or validity of his conviction, let alone the legality or validity of his arrest or the indictment to which he pled guilty. In addition, Sherman did not present any evidence that the government had or would misuse his criminal record. Sherman also failed to support his contention that he would be denied the positions he desired if his record were to become known. He merely "stated his conclusion that this would be the case." Id. at 870.
Sherman's final argument was that even if no exceptional circumstances were present, the court should still use its equitable powers to grant his motion. However, none of the cases cited by Sherman supported the proposition that a court "should use its equitable powers to expunge the criminal records of a defendant who has pled guilty, been convicted, and who has not challenged the circumstances or fact of that conviction." Id. Instead, the cases only permitted expunction (1) where the records were inaccurate or acquired by flawed procedures, Chastain v. Kelley, 167 U.S. App. D.C. 11, 510 F.2d 1232, 1236 (D.C. Cir. 1975); (2) where the indictment was dismissed sua sponte by the government, Diamond v. United States, 649 F.2d 496, 498 (7th Cir. 1981); or (3) where the government not only dropped the charges but concluded that the defendant was in fact innocent, United States v. Van Wagner, 746 F. Supp. 619, 620 (E.D. Va. 1990).
Here, as in Sherman, defendant pled guilty to relatively minor charges many years ago and wishes to have the records expunged out of fear that they will hurt her "professional opportunities" -- notwithstanding the government's significant interest in preserving such records. She also does not challenge the legality or validity of her conviction, her arrest, or the indictment to which she pled guilty, but merely appeals to the equitable discretion of the Court. Finally, defendant does not establish that the government will misuse her records in any way or that she will be denied the positions she desires if her records become known. Like defendant Sherman, she merely "states [her] conclusion that this would be the case." Sherman, 782 F. Supp. at 870. In sum, defendant has not convinced the Court that it "should use its equitable powers to expunge the criminal records of a defendant who has pled guilty, been convicted, and who has not challenged the circumstances or fact of that conviction." Id.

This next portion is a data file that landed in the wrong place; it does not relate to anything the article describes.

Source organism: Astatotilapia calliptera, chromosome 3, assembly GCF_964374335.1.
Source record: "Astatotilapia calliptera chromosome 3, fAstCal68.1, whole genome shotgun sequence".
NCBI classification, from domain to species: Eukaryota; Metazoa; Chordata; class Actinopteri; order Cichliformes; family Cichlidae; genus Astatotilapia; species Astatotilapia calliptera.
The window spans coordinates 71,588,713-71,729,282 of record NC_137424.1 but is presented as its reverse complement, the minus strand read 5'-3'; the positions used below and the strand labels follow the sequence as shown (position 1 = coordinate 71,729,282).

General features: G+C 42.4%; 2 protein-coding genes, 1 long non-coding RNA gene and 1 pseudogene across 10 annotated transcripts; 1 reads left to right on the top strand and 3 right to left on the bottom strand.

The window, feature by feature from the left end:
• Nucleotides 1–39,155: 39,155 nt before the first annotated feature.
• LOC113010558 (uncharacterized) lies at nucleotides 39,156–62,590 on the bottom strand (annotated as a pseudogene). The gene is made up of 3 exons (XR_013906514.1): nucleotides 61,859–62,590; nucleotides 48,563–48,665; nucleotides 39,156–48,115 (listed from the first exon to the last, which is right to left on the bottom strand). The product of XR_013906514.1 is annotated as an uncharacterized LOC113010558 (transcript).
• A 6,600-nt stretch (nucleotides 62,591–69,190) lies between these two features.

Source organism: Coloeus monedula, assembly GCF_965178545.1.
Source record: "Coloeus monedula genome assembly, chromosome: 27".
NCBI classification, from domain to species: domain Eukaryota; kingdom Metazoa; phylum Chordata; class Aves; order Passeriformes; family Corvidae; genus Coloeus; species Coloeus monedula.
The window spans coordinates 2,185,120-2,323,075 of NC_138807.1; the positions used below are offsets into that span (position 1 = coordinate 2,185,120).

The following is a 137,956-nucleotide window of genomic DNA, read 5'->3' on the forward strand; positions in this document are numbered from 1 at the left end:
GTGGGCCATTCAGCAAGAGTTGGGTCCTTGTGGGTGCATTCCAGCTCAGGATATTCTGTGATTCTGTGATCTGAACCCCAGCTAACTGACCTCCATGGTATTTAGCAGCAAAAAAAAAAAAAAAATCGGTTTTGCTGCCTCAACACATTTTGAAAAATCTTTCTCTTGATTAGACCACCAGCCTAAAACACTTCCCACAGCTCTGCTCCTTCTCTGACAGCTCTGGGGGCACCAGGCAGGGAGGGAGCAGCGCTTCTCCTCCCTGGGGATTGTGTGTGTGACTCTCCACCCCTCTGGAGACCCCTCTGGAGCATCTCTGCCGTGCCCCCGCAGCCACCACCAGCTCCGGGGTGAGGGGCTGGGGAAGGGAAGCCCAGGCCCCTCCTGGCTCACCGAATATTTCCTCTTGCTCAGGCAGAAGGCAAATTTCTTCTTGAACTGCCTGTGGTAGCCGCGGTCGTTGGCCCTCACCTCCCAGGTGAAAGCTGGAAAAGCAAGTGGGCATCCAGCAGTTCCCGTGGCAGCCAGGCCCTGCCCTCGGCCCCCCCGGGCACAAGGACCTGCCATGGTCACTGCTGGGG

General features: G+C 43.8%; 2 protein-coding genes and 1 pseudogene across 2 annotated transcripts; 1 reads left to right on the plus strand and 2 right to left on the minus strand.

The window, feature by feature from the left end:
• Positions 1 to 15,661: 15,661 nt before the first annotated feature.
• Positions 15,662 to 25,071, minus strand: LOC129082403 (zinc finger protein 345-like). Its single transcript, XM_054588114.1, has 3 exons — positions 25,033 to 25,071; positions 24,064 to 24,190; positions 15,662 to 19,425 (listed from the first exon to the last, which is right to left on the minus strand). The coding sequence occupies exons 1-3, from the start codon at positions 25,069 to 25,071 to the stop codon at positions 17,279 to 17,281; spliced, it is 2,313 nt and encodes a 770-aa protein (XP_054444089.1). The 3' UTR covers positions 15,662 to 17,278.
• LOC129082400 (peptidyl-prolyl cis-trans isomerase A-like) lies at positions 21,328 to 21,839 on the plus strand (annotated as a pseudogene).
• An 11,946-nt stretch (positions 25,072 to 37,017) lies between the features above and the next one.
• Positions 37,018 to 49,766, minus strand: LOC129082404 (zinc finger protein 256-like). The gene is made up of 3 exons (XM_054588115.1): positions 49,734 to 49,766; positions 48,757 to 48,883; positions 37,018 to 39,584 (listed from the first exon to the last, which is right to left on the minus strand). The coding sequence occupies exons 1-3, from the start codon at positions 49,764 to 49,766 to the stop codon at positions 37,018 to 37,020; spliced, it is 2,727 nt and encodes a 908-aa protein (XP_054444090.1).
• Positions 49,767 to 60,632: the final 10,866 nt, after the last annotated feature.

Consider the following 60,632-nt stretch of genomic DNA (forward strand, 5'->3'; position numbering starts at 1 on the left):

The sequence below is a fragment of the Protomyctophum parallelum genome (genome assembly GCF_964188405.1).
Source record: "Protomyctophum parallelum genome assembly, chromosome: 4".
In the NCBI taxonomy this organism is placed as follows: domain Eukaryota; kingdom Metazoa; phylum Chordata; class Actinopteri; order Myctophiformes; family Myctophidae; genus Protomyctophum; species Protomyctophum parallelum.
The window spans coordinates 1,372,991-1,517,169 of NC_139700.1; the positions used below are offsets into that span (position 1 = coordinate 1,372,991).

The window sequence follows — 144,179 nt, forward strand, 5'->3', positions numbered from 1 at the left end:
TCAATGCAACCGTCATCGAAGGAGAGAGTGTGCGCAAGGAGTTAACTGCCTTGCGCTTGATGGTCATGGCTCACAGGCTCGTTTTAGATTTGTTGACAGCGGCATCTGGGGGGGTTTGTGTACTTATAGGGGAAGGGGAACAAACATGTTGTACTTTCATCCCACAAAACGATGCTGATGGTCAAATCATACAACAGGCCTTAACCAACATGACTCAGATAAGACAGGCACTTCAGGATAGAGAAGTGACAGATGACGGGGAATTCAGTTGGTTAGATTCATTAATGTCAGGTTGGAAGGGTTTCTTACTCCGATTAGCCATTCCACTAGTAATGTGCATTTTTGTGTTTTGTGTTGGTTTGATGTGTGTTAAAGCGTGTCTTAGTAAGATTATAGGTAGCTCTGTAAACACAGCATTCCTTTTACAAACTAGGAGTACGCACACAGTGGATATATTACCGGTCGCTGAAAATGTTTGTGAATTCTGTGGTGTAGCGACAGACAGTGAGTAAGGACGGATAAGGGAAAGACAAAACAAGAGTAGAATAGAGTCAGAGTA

The district court in Van Wagner noted a distinction between circumstances in which expunction is sought by a wholly innocent individual, mistakenly arrested and indicted, and a situation where relief is sought by a defendant who has been convicted and admits her guilt, as here. While expunction might be justified in the former case out of notions of fundamental fairness, the court believed that completely "erasing" the records in the latter case "would give the 'defendant more relief than if [she] had been acquitted.'" Van Wagner, 746 F. Supp. at 622 (quoting Rogers v. Slaughter, 469 F.2d 1084, 1085 (5th Cir. 1972). In other words, even people who are acquitted of a crime must face the reality that a record of their arrest and indictment will be preserved as a matter of course.
The Court recognizes that retention of her criminal record may create a poignant problem for defendant in that it has the potential to affect the path her life will take. Notwithstanding that fact, however, the Court is constrained to rule against defendant because she has not demonstrated circumstances like those that previously have been acknowledged to outweigh the government's interest in maintaining criminal records. Defendant's motion to have her criminal records expunged is hereby DENIED.
IT IS SO ORDERED.
February 13, 1996
Binghamton, New York
HON. THOMAS J. McAVOY
Chief U.S. District Judge
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